This paper is based on research currently being carried out by Pia Laegdsgaard from Department of Land and Water Conservation, Centre for Natural Resources, PO Box 2185, Dangar, NSW 2309, Australia. Email: firstname.lastname@example.org. The project is part of ecological investigations conducted by the DLWC to collect information to aid management of coastal ecosystems.
Recovery of small denuded patches of the dominant NSW coastal saltmarsh species (Sporobolus virginicus and Sarcocornia quinqueflora) and implications for restoration using donor sites
Version of Record online: 18 SEP 2008
Ecological Management & Restoration
Volume 3, Issue 3, pages 200–204, December 2002
How to Cite
Laegdsgaard, P. (2002), Recovery of small denuded patches of the dominant NSW coastal saltmarsh species (Sporobolus virginicus and Sarcocornia quinqueflora) and implications for restoration using donor sites. Ecological Management & Restoration, 3: 200–204. doi: 10.1046/j.1442-8903.2002.00113.x
- Issue online: 18 SEP 2008
- Version of Record online: 18 SEP 2008
- donor sites;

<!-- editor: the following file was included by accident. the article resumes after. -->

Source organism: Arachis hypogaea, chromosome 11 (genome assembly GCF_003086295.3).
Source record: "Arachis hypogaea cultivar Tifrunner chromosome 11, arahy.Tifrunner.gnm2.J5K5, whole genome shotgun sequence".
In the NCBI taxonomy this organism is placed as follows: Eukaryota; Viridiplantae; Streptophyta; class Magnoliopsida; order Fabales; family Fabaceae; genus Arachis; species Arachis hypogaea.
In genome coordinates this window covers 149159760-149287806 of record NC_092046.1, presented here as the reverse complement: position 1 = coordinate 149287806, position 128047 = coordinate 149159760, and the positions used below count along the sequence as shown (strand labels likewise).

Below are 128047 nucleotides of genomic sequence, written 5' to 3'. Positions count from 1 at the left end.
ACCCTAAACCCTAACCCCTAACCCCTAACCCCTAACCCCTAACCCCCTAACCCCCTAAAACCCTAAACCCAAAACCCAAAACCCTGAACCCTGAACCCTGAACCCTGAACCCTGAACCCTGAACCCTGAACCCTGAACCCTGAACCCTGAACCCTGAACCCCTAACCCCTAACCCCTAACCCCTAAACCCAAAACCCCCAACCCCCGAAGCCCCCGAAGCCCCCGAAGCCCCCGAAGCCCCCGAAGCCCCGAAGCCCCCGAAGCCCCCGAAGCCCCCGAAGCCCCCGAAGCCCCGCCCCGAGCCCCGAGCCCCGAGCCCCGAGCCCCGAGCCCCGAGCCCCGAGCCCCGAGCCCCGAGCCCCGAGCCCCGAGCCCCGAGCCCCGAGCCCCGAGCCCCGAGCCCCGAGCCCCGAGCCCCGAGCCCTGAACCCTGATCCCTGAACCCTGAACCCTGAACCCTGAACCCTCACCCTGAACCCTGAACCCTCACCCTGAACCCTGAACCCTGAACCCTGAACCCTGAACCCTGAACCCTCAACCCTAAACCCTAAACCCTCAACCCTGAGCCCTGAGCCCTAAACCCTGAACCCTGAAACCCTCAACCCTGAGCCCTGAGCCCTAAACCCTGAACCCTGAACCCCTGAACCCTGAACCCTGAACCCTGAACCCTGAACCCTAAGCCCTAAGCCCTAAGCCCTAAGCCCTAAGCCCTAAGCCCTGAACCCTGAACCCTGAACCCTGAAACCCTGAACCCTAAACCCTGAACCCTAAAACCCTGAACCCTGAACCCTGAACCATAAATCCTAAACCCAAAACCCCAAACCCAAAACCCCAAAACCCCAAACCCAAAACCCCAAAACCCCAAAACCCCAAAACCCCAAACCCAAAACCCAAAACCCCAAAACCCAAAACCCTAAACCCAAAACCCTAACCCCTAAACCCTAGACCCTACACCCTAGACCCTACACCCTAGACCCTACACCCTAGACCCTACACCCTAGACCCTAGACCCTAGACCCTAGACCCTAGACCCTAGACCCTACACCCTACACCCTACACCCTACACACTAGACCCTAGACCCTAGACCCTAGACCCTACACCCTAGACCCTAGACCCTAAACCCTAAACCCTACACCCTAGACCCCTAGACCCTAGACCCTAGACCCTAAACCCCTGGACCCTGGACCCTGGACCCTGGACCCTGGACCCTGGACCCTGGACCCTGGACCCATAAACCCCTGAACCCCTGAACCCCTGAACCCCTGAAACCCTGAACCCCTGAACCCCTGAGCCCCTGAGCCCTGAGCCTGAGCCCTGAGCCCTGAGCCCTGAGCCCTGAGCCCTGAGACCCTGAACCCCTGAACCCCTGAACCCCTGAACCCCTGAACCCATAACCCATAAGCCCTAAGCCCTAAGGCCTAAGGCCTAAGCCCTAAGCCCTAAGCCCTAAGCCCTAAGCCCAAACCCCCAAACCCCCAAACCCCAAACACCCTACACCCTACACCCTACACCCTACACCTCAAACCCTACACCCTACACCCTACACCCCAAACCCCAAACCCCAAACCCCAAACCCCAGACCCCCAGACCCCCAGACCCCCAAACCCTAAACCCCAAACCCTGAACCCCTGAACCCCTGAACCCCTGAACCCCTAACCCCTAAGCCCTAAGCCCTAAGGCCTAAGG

Summary Efforts to restore coastal saltmarsh habitats through transplantation of saltmarsh species from donor sites are becoming more frequent. As sections removed are generally small there is little information on the ability of these areas to recover naturally after removal. The present study provides an understanding of the potential of dominant saltmarsh species in NSW (Saltcouch, Sporobolus virginicus and Samphire, Sarcocornia quinqueflora) to regenerate naturally after such small-scale removal (25 cm × 25 cm plots) at separate sites for each species. The increase in percentage cover of vegetation within the denuded plots was measured over 21 months along a gradient within the marsh (between the mangrove and terrestrial boundaries) and then compared to non-denuded plots. Recovery of Saltcouch was slow with an estimate of 5–6 years to reach the surrounding cover levels. Similarly, recovery of Samphire on upper levels of the shore is estimated at 4–5.5 years. On the lower level on the shore, however, Samphire had reached a cover that was within the range of the surrounding vegetation by the end of the 21-month study period.